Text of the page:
I went back to palate surgery day and the two weeks of torture that followed. Every moment was hard in those weeks. She was in pain. She stopped trusting me. She retreated inside herself.
Post-surgery.

I went back to just last week when fear overtook my heart and I wondered, will she ever speak? What will we do if she never speaks?

As I looked back at the hard, with all the experience of the present, in each moment I saw something beautiful. In each moment I saw God reach down and put before me the exact encouragement I needed to push through. He has been so gracious to me through this year. Truly He has walked through the fires and rivers with me so that they would not overwhelm me (Isaiah 43:2). Truly He has made beauty from ashes (Isaiah 61:3).

In that moment in China, I reached into my suitcase and grabbed a nutrigrain bar. Maybe she would eat this. I handed it to her and she had no idea what to do with it. She had never been given solid food. I put a tiny taste on her lips and received a big smile. Her eyes met mine and she opened her mouth for more. She still wouldn't let me give her a bottle, but she let me feed her that cereal bar. She watched me closely the whole time and her tiny self consumed that whole bar.

In the hospital after her surgery, as she screamed and fought against the morphine, the surgeon and the nurse stood watching as I tried to soothe my baby. Then the nurse said, "She is a fighter, isn't she?" And I cried. Knowing I was so thankful that she was a fighter. I was so thankful her fighting spirit got her through her year and a half in an orphanage that didn't feed her. As the tears rolled, the nurse then said to the doctor, "I think she is also the most amazing mom I have ever seen." And the doctor said, "I agree." Of course that was just to make me feel better and we all knew it. But, it did make me feel better and their confidence in us (Laura and me), gave me confidence to advocate and care for my Laura even when she didn't want me caring for her.

And, today, as I sat on the couch in a rare quiet moment with just Laura and me, I started practicing the "m" sound with her. Back and forth, we'd make the "mmmm" sound together. Then, in a soft little whisper, she looked at me and said "Mama" for the first time.

Even the hard is good in the end.

Robert and Laura: Daddy's girl
Laura really is doing wonderfully. She has grown into a healthy little 2 year old. She loves toys with buttons, stacking blocks, and trains. She carries two flannel blankets around when she is tired. She starts every morning with cold milk. And you don't want to mess with that milk routine. She loves playing outside and riding her scooter. She loves to be held by both Mommy and Daddy. Daddy is her favorite and she runs to see him when she hears the door opening in the evening.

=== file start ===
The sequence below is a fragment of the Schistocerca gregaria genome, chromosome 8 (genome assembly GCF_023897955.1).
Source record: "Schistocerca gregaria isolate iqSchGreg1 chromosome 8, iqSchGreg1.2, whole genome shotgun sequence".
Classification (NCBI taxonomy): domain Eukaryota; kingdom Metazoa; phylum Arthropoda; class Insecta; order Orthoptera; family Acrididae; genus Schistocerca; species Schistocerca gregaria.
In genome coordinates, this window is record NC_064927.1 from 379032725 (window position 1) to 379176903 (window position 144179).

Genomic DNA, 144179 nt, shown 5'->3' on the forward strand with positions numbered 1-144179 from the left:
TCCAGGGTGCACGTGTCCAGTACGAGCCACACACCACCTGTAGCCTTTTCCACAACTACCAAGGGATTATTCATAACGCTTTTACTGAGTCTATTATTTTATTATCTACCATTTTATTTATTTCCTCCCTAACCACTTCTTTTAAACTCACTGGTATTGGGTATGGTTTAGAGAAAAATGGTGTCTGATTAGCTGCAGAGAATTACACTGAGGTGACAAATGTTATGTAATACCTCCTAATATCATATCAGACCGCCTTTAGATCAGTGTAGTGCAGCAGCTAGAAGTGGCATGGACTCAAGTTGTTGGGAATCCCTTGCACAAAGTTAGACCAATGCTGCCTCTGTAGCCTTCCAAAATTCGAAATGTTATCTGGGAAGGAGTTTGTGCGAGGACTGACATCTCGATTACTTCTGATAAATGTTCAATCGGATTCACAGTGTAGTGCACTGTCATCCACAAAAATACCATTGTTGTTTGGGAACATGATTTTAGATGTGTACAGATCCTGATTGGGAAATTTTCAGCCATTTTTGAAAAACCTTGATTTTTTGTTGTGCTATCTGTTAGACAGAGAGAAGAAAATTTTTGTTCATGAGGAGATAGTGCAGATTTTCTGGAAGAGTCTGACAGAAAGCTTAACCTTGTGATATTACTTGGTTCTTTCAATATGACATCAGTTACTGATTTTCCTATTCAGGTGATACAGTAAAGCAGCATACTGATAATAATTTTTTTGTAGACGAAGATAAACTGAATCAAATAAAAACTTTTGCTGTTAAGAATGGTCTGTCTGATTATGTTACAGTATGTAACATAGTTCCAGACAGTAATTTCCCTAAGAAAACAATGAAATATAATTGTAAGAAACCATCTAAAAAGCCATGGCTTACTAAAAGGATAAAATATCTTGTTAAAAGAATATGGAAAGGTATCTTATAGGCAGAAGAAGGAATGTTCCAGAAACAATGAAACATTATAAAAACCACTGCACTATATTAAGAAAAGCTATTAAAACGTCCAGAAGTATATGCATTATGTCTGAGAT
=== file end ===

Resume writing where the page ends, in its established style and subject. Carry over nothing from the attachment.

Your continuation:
And we do have fun. There are too many happy moments to list. Everyday is fun with this bunch. We are blessed beyond measure.

My sweet crew shopping for new books. 


Monday, March 28, 2016

Glorious Healing

When Laura had her post-op visit about a month after her surgery, we confirmed that a small fistula had formed during her healing. It was about the size of a pencil eraser and in the back of her mouth. Our doctor said he was disappointed to see it, but not surprised. Her cleft was very wide in the back and so the stitches were under a lot of tension. Sometimes, often even, that tension gives way in some spots and small holes form. I was certain I had seen the hole forming as I cared for Laura's palate, so I wasn't surprised when our doctor confirmed it. We were disappointed, though, since a hole meant an extra surgery to continue to try to close the roof of her mouth. Our doctor said to give her some time to completely heal before we started talking about closing the small hole. I asked him if there was any chance it would heal on its own. He said not likely. I decided to pray for healing anyway. Robert and I both prayed for her little mouth.

Last week, while visiting our favorite ENT for Rachel Beth's ears, he asked me how Laura was doing. I told him, "I know you are going to think I'm crazy, but that hole is getting smaller on its own." He said now he was going to have to look and he looked in her mouth and said, "You're right! It is smaller. Let's just leave it alone and see what happens." I am thrilled. Leave it alone sounds wonderful to me. Not doing another palate surgery this year is gift from God! She will still have more surgeries in the future, but will also have some needed time to grow and heal in all ways before we tackle another surgical hurdle.

Sister love! 
Laura is healing emotionally as well. Things that seem like tiny steps mean so much for her. Her little heart is healing as well as her mouth. Day by day, by God's glorious grace, she is learning what it means to be loved unconditionally.  To have siblings who love to play and help. To have enough to eat. (So much, that she now feels enough freedom to throw what she doesn't like on the floor!) To have a family who provides and protects.
Laura loves all things technology and is obsessed with big brother's Nook. 

I have said it before, but I must say it again. I am so humbled that God called us to adopt and am ever thankful that in His sovereignty, He chose Laura for us and us for Laura.

Looking a little deviant as she sneaks some early morning candy.